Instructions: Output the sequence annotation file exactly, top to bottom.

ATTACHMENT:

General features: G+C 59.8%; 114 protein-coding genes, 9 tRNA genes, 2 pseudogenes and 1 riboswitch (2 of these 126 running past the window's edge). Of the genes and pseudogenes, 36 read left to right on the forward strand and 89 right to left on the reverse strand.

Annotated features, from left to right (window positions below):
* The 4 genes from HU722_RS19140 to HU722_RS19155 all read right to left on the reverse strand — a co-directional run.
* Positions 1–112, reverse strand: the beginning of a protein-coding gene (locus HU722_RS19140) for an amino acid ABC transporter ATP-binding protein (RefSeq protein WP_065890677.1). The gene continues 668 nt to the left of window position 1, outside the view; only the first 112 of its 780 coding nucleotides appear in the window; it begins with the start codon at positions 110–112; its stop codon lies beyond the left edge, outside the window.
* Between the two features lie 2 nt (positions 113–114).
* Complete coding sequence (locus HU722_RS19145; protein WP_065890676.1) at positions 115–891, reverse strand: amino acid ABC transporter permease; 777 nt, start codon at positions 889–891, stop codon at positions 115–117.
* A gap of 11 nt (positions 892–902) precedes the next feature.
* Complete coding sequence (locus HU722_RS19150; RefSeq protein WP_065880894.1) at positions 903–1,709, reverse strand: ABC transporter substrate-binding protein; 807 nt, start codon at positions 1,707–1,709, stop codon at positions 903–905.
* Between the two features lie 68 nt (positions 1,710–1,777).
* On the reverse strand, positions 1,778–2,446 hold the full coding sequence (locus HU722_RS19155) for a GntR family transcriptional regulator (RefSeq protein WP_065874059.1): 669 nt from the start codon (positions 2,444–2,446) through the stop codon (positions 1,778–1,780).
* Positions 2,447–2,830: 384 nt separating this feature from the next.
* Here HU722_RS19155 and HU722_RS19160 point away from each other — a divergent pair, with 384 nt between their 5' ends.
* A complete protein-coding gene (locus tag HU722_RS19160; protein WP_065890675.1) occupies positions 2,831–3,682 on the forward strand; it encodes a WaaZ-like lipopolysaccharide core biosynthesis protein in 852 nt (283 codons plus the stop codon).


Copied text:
General features: G+C 59.8%; 114 protein-coding genes, 9 tRNA genes, 2 pseudogenes and 1 riboswitch (2 of these 126 running past the window's edge). Of the genes and pseudogenes, 36 read left to right on the forward strand and 89 right to left on the reverse strand.

Annotated features, from left to right (window positions below):
* The 4 genes from HU722_RS19140 to HU722_RS19155 all read right to left on the reverse strand — a co-directional run.
* Positions 1–112, reverse strand: the beginning of a protein-coding gene (locus HU722_RS19140) for an amino acid ABC transporter ATP-binding protein (RefSeq protein WP_065890677.1). The gene continues 668 nt to the left of window position 1, outside the view; only the first 112 of its 780 coding nucleotides appear in the window; it begins with the start codon at positions 110–112; its stop codon lies beyond the left edge, outside the window.
* Between the two features lie 2 nt (positions 113–114).
* Complete coding sequence (locus HU722_RS19145; protein WP_065890676.1) at positions 115–891, reverse strand: amino acid ABC transporter permease; 777 nt, start codon at positions 889–891, stop codon at positions 115–117.
* A gap of 11 nt (positions 892–902) precedes the next feature.
* Complete coding sequence (locus HU722_RS19150; RefSeq protein WP_065880894.1) at positions 903–1,709, reverse strand: ABC transporter substrate-binding protein; 807 nt, start codon at positions 1,707–1,709, stop codon at positions 903–905.
* Between the two features lie 68 nt (positions 1,710–1,777).
* On the reverse strand, positions 1,778–2,446 hold the full coding sequence (locus HU722_RS19155) for a GntR family transcriptional regulator (RefSeq protein WP_065874059.1): 669 nt from the start codon (positions 2,444–2,446) through the stop codon (positions 1,778–1,780).
* Positions 2,447–2,830: 384 nt separating this feature from the next.
* Here HU722_RS19155 and HU722_RS19160 point away from each other — a divergent pair, with 384 nt between their 5' ends.
* A complete protein-coding gene (locus tag HU722_RS19160; protein WP_065890675.1) occupies positions 2,831–3,682 on the forward strand; it encodes a WaaZ-like lipopolysaccharide core biosynthesis protein in 852 nt (283 codons plus the stop codon).